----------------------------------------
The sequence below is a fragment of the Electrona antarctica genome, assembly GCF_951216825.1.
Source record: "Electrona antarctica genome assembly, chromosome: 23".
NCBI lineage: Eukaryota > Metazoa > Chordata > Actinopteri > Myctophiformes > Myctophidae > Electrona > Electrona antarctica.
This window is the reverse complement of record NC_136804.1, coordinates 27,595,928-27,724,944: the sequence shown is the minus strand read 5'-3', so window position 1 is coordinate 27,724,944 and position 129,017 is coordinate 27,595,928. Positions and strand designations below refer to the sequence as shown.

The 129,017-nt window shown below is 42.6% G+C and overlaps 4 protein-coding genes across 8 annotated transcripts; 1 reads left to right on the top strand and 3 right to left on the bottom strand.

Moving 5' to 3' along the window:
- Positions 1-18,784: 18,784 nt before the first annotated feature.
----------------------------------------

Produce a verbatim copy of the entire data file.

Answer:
The sequence below is a fragment of the Electrona antarctica genome, assembly GCF_951216825.1.
Source record: "Electrona antarctica genome assembly, chromosome: 23".
NCBI lineage: Eukaryota > Metazoa > Chordata > Actinopteri > Myctophiformes > Myctophidae > Electrona > Electrona antarctica.
This window is the reverse complement of record NC_136804.1, coordinates 27,595,928-27,724,944: the sequence shown is the minus strand read 5'-3', so window position 1 is coordinate 27,724,944 and position 129,017 is coordinate 27,595,928. Positions and strand designations below refer to the sequence as shown.

The 129,017-nt window shown below is 42.6% G+C and overlaps 4 protein-coding genes across 8 annotated transcripts; 1 reads left to right on the top strand and 3 right to left on the bottom strand.

Moving 5' to 3' along the window:
- Positions 1-18,784: 18,784 nt before the first annotated feature.